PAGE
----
Introduction to the new Captain for 2022

On a beautiful autumn afternoon there can be few places as prepossessing as sitting in Thurlestone’s club house overlooking the first hole. The sun is shining and the shadows are lengthening over what must be the most attractive opening golf hole in Devon.   

Tim Douglas-Riley, the DMVGA’s incoming Captain for 2022, and President Bob Small are sitting in the clubhouse after a very relaxed but competitive round of golf in the most benign conditions and where Thurlestone is to be seen at its most attractive. Bob had invited Tim, also known as TDR, for a round of golf to find out a little about next year’s Captain and how it is that he’s taking on one of the more important roles in his life!

Tim was born in Leeds but was brought up in Cheltenham where he attended Cheltenham College; on leaving school Tim went to Charing Cross Hospital on a Royal Navy Cadetship from where he progressed to Surgeon Lieutenant at HMS Bristol. His career then took him to the Marine Commandos where he served for 4 years as Regimental Medical Officer.  Tim’s revelations about his professional life continued apace but, meanwhile, as they headed for the 8th tee Bob, who was not playing that badly at all, was 3 down. Work to be done!

In 1980 Tim moved to Stonehouse in Plymouth for General Practitioner training, specialising in anaesthetics. 1982 saw Tim in the Falklands Campaign attached to a Surgical Support Team; of that period in his life Tim says “I really only have fond memories. It was a time when the whole country was behind us so we saw it as an adventure, which it certainly was. But I suppose I could sum it up by saying that I had a good war!”  The conclusion of the chat about the Falkland’s campaign came on the 11th green; for a moment or two they stood between the green and the next tee looking west. The early afternoon shone brightly, the sky was blue and the silver sea shimmered as they took in the stunning views over Burgh Island and Bantham Beach. This must have been in stark contrast to what must have been harrowing days and nights in the Falkland’s; they stood silently for a moment or two before moving onto the 12th tee – Bob now just one down.

On return to the UK Tim was attached to the SAS in Hereford for two years as Senior Medical Officer. It was at this time that Tim married Penelope with whom they now have four daughters, Charlotte, Alexandra, Henrietta and Venetia.

Following his SAS attachment Tim was required to take on the highly unusual role as Surgeon Commander on the Royal Yacht, Britannia, where he served for two and a half years.  This was followed by a spell at Lympstone as Principle Medical Officer; then abroad again as Surgeon Commander in Afghanistan for six months. On his return to the UK in 2005, Tim undertook a number of staff jobs; firstly, as Surgeon Captain, he attended the Royal College of Defence Studies and finally as Director of the Royal Naval Medical Service and The Queen’s Honorary Physician prior to retirement in 2009. Tim was awarded a CBE in 2009 for his leadership of the Royal Naval Medical Service and his contribution to strategic change programmes within the Defence Medical Service Department. Additionally he was made an Officer Brother in the Order of St John for his services to the Royal Naval and Defence Medical Services.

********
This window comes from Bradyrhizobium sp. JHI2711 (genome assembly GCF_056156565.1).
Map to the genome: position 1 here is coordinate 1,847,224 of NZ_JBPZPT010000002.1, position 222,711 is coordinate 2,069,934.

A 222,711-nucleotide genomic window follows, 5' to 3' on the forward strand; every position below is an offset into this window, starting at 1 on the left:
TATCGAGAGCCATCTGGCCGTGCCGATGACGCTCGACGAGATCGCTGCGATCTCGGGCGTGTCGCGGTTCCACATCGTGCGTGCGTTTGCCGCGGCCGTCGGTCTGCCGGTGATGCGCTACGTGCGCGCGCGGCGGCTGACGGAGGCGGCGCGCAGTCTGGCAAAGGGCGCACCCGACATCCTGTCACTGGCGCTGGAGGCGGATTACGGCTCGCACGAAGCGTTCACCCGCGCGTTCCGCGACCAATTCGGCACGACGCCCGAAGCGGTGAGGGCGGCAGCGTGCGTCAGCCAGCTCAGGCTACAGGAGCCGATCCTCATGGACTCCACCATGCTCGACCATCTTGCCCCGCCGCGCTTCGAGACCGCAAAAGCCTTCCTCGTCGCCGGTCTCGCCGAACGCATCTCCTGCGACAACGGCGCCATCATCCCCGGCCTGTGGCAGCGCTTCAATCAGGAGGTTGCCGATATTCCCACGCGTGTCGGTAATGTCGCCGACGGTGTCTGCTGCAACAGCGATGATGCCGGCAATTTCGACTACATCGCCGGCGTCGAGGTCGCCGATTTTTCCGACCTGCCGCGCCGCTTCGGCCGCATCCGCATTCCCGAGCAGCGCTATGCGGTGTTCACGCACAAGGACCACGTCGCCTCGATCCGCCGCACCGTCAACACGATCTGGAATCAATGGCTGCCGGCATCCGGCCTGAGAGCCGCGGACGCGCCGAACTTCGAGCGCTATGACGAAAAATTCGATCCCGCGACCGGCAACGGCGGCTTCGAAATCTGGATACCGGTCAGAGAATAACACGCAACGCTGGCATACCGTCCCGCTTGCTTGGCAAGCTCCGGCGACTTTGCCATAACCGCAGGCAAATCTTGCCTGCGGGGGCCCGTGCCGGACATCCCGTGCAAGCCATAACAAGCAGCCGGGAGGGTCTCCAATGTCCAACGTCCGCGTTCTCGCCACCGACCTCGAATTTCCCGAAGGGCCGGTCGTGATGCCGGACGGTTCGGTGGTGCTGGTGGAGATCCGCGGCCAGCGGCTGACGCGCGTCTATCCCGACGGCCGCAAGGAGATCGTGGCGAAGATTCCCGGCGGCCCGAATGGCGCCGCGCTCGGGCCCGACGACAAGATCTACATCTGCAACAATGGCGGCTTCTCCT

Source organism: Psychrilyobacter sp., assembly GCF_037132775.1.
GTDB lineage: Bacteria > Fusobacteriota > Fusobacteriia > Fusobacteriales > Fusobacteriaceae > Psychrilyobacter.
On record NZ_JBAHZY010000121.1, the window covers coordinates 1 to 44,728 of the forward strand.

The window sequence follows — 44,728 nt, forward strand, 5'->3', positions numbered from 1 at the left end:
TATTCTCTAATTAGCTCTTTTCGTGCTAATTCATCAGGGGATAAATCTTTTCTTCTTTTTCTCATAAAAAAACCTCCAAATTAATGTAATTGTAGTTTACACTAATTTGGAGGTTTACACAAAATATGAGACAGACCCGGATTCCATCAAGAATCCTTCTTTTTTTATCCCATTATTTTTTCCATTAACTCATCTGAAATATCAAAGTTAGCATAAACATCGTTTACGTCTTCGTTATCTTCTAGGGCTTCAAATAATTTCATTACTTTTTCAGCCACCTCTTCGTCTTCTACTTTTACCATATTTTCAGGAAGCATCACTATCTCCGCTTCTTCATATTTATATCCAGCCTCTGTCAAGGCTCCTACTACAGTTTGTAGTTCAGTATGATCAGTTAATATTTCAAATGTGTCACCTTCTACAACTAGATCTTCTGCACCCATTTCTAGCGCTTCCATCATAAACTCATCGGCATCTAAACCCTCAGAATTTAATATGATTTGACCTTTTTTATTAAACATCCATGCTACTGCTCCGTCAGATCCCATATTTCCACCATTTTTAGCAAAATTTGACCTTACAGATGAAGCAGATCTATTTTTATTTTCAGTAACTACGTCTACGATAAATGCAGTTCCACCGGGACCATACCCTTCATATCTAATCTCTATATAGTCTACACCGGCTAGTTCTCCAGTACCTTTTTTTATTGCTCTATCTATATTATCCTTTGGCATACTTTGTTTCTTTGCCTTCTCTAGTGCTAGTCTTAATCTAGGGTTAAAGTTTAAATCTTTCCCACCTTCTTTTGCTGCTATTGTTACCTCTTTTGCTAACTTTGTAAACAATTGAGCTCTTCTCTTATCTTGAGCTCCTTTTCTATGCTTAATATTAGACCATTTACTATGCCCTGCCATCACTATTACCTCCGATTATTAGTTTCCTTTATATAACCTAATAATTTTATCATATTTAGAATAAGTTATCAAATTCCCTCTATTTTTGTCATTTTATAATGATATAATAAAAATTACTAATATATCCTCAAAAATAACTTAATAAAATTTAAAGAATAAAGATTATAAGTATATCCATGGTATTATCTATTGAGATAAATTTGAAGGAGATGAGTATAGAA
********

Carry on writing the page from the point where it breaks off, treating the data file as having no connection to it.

Tim had been one up as they stood on the 18th tee, but Bob’s birdie 3 saw the game halved – honours were even! Over tea in the clubhouse Tim admitted that his career path was, at the very least, ‘unusual’ but that he would not have changed a minute of it. In retirement he has been no less busy having being a Non-Executive Director of Norther Devon Healthcare Care Trust where he is the Senior Independent Director, Chair of the Organ Donation Committee and also a Trustee.  Also for a time he was President of St John’s Ambulance West Devon. Tim will be completing his NHS roles in March 2022 – thus enabling him to fulfil his role as DMVGA Captain to the full.

Tim is absolutely unafraid of taking on issues he does not understand or that he feels are out dated and require change; he does not suffer fools gladly and speaks his mind.

Tim’s golf has taken a somewhat different route; he has played since school days but admits that most of it was just ‘mucking about’; cricket, squash, tennis, skiing and sports diving have also been of great interest and enjoyment to him. Golf became his main leisure activity and in 2010 he joined Yelverton GC and plays off a very respectable 11 handicap. Gardening and DIY also take up a proportion of his time.

On being invited to be Adrian Granville-Smith’s Vice Captain in 2020, Tim was delighted to be asked; by his own admission he prefers to lead rather than being a follower!  Tim will wish to make his own mark on his role as Captain, looking for a greater involvement. Of his legacy he says that he hopes to leave his role at the end of the year with the Association running smoothly with long-term sustainability.  He said “I feel privileged to have been elected as DMVGA Captain and will do my very best to make sure the Association continues to provide the well organised, enjoyable and competitive golf we currently enjoy. We are experiencing a lot of change around us and the DMVGA will need to embrace those changes as it has done so well in the past. I am hoping that all Clubs will view the DMVGA as an Association they welcome with open arms because we are well organised, well behaved and a good source of income. The Association is heavily dependent on the Reps, as always, to ensure that we thrive as a band of golfing friends”.

In welcoming Tim Douglas-Riley into his role as Captain one can assume that he will be an innovative Captain who may well look to challenge some of the long-held practices in the DMVGA - but always for the better.  Have a good year Captain!

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